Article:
Tesla Powers a Surge in Electric Vehicle Sales in Europe


While plug-in electric vehicle sales in the U.S. are still showing impressive gains in 2014, the green car totals, including hybrids, are down compared to last year. That’s the headline from this side of the Atlantic. Over in Europe, a different tale is being told. According to figures from JATO Dynamics (via Auto News Europe), electric vehicle sales spiked 91 percent in Europe in the first half of 2014 compared to the previous year’s numbers, with Tesla  leading the offensive with its luxury Model S.

Among Europe’s fastest growing segments, electric vehicles barely edged crossovers (89 percent growth in first half of 2014) as the leader through June of this year. The efficiency and utility of the small SUV segment is making sense around the globe, but there is no denying the appeal of zero-tailpipe emissions cars in a European market where gasoline prices are considerably higher compared to the U.S.

One example of the perfect scenario for electrified cars comes from Norway, where 97 percent of electricity is produced by hydropower, making cars bona fide zero-emissions vehicles throughout its life cycles. Tesla’s Model S accounted for more than half of the EV sales in Norway during the first half of 2014, according to numbers quoted by EVObsession. All told, Norway’s EV sales increased by more than 300 percent in the time period.

While the small, idyllic example of Europe is hardly a barometer for the electric vehicle market in the U.S., there were telling trends in the European numbers. Namely, it still comes down to availability and affordability. As the BMW i3 and Model S have become more widely available, consumers have jumped on the opportunity to own and drive these models.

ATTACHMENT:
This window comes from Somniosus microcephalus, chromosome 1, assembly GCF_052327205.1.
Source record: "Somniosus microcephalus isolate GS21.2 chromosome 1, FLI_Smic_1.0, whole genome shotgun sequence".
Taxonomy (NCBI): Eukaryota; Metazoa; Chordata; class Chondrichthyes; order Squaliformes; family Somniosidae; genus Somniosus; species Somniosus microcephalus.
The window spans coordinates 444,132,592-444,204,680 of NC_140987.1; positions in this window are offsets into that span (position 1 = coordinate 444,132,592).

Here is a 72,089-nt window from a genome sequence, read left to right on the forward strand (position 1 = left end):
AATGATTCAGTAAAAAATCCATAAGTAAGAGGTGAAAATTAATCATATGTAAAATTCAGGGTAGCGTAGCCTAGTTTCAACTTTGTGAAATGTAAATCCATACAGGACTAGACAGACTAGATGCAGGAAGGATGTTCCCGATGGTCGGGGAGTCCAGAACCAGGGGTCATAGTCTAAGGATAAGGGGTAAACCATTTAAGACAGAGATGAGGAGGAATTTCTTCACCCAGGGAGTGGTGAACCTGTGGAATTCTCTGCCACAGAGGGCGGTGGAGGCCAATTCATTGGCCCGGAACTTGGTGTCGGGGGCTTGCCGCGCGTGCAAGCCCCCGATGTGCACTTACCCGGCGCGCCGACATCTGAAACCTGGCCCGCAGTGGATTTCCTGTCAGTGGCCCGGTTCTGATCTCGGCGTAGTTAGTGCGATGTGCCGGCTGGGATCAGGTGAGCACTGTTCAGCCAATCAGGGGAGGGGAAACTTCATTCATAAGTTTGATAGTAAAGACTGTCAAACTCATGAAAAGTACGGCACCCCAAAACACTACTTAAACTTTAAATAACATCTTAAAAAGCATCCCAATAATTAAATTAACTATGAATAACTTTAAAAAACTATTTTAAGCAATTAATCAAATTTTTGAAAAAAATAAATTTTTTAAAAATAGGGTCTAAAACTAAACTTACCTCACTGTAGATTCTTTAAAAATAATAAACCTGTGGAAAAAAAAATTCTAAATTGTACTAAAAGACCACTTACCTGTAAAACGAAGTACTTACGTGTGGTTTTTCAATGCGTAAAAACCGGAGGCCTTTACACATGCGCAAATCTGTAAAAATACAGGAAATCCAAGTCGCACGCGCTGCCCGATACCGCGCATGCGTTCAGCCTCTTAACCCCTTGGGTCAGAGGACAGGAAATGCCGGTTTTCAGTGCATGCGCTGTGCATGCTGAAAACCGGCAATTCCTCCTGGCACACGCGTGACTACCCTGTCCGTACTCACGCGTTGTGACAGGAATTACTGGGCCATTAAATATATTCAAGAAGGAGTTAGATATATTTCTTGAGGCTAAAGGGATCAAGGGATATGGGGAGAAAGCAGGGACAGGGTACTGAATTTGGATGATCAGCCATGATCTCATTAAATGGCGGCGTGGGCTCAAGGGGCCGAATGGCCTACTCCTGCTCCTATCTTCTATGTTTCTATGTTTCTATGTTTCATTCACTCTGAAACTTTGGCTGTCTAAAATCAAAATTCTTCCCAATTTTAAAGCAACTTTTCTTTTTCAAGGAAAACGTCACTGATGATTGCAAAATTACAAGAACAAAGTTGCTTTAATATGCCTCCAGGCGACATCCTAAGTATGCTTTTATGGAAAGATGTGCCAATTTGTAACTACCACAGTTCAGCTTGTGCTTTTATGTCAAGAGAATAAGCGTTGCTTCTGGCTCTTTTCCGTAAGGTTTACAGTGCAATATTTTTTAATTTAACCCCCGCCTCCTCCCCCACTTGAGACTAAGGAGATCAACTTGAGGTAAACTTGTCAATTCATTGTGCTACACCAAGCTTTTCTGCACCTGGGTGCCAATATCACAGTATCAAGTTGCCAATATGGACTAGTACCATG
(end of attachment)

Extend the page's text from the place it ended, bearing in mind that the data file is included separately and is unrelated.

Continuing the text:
BMW joined Tesla on the leader board among the fastest growing EVs in Europe, according to Auto News. The overall segment leader was the Nissan Leaf, which regularly dominates the U.S. market in sales volume. Nissan, which has a corporate sisterhood with Renault (itself a manufacturer of budget electric vehicles in Europe), seems to have hit the right note in affordability and mass-market availability.

Nissan Leaf sales jumped 56 percent in Europe in the first half of 2014 (year-over-year), which is even better than the 34 percent rise in the U.S. this year. The appearance of charging stations has also played a role. Tesla powered up its fiftieth Supercharger station on the Continent in August, which represents a fraction of the number Nissan has already installed of its own fast-charging stations.

It is easy to see a path to wider acceptance for electric vehicles in the United States: more cars with better range and more opportunities to charge the batteries when drivers aren’t on the road. The debuts of the Kia Soul EV and Volkswagen e-Golf may help the cause, but there is still a long way to go before EVs can seriously dent the U.S. market. Automakers ought to know the formula, at least.